- Photon triplets born at Waterloo
- Sabbaticals: kinetic art to keratoconus
- Chris Redmond
- Communications and Public Affairs
Photon triplets born at Waterloo
A significant breakthrough spearheaded by the University of Waterloo’s Institute for Quantum Computing and Department of Physics and Astronomy is featured in the July 28 issue of the online journal Nature News.
The international research team achieved a longstanding milestone in quantum optics research — the direct generation of photon triplets. This result has been sought for years but never achieved until now.
The breakthrough was made by Thomas Jennewein (left), Hannes Hübel, Deny Hamel and Kevin Resch of the University of Waterloo, in collaboration with Alessandro Fedrizzi of the University of Queensland and Sven Ramelow of the Austrian Academy of Sciences.
“This is going to open a new frontier of quantum optics and allow a new class of experiments in quantum computing using photons,” said Jennewein, the lead investigator.
In the past, the generation of pairs of photons (particles of light) revolutionized quantum optics and made possible emerging technologies such as quantum cryptography and quantum computing with photons.
Typically, these photon pairs were created from strong lasers sent through a crystal — a process known as “parametric down-conversion.”
In the new approach, researchers created photon triplets by producing a first pair of photons using an optical crystal, then splitting one of the photon pairs further into two additional photons inside a second crystal.
It’s a process that was first conceived 20 years ago, but had never before been experimentally observed.
Because each triplet originates from a single pump photon, the quantum correlations will extend over all three photons in a manner not achievable when using independently created photon pairs.
It is expected that this photon-triplet source will allow tests of novel quantum correlations and will greatly advance photonic quantum computing.
Jennewein praised his collaborators and IQC’s research facilities for the fruitful results: “It shows the value of a very strong team and a great environment for allowing breakthroughs to happen.”
Their article, “Direct Generation of Photon Triplets Using Cascaded Photon-Pair Sources,” was published in Nature vol. 466, 601-603 (2010).
The research was supported by the Canadian Institute for Advanced Research, the Ontario Centres of Excellence, the Ontario Ministry of Research and Innovation, the Natural Sciences and Engineering Research Council, and the Canada Foundation for Innovation.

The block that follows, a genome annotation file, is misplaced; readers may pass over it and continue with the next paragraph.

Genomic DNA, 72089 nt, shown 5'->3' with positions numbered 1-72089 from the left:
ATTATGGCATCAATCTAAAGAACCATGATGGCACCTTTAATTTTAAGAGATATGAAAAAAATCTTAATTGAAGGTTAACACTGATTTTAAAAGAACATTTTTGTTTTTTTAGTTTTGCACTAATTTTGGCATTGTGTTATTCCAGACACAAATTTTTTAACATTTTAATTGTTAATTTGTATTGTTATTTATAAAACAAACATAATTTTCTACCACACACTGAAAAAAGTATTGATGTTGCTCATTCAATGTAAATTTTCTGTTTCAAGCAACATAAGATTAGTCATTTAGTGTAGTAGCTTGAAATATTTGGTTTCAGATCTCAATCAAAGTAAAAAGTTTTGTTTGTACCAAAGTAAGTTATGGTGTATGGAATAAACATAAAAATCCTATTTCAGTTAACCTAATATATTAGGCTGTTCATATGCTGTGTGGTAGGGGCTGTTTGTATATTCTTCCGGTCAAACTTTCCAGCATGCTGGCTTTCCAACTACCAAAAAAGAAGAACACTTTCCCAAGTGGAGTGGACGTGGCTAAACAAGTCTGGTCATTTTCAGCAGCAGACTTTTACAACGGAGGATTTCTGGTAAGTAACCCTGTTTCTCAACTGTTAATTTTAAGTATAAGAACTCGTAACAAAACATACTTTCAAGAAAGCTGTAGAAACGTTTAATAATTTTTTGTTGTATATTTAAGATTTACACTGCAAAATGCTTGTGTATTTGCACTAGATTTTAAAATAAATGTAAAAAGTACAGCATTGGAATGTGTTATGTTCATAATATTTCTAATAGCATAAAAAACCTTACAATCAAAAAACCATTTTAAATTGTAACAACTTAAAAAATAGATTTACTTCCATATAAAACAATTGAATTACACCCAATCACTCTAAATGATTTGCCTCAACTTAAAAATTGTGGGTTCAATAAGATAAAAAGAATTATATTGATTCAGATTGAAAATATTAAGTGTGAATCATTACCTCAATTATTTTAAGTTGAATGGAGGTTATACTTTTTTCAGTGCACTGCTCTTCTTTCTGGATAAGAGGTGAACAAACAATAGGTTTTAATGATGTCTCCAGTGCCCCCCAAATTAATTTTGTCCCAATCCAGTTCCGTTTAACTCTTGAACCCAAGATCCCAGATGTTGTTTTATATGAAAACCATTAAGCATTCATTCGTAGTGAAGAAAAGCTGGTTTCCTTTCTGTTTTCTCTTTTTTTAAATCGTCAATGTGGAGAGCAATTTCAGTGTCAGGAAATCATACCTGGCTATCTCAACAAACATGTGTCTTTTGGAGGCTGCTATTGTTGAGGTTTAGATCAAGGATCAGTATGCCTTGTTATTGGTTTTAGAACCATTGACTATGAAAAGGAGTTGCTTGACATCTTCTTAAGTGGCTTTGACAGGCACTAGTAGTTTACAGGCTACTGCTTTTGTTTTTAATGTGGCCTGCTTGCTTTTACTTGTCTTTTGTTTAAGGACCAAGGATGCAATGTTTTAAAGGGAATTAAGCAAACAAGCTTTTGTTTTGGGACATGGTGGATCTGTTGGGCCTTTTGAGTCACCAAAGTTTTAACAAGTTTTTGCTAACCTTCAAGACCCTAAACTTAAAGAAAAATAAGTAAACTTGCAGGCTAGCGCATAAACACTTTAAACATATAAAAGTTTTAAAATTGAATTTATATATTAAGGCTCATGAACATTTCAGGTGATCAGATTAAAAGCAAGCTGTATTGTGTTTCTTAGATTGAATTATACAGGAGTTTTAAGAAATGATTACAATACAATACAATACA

Sabbaticals: kinetic art to keratoconus
Here’s another list of faculty members who are currently on sabbatical leaves. In each case, the plans described are as reported to the university’s Board of Governors, which has to give approval for all sabbaticals. All these leaves began July 1, 2010, and are for six months.
Lois Andison (right), fine arts: “During the sabbatical leave I will produce new work for three upcoming solo exhibitions: Galerie Art Mür, Montréal, in 2010; the Olga Korpere gallery, Toronto, in 2011; and a touring exhibition with a publication organized by curator Ann MacDonald for the Doris McCarthy Gallery, Scarborough, in 2012. I will be producing both video installation and kinetic sculpture for these upcoming exhibitions.”
Ramona Bobocel, psychology: “For this sabbatical, my main goal is to write a number of research articles based on numerous studies that students, colleagues and I have conducted over the last four years. I will also devote some time to learning new literatures in anticipation of launching two new lines of research on my return, which will extend my past work.”
Forbes Burkowski (left), computer science: “During the sabbatical, research will continue on geometric embedding algorithms for protein structure and the writing of a text book tentatively titled Computational and Visualization Techniques for Structural Bioinformatics Using Chimera. This will be published by Chapman & Hall/ CRC and the final manuscript is due on or before March 31, 2011.”
Andrew Childs, combinatorics and optimization: “I would like to take a half-year to spend more time on research activities. The plan is to spend the majority of the time at Waterloo. My research will focus on developing algorithms for and understanding limitations of quantum computers. Topics of study include quantum walks, quantum query algorithms for graph properties, and quantum computation of elliptic curve isogenies.”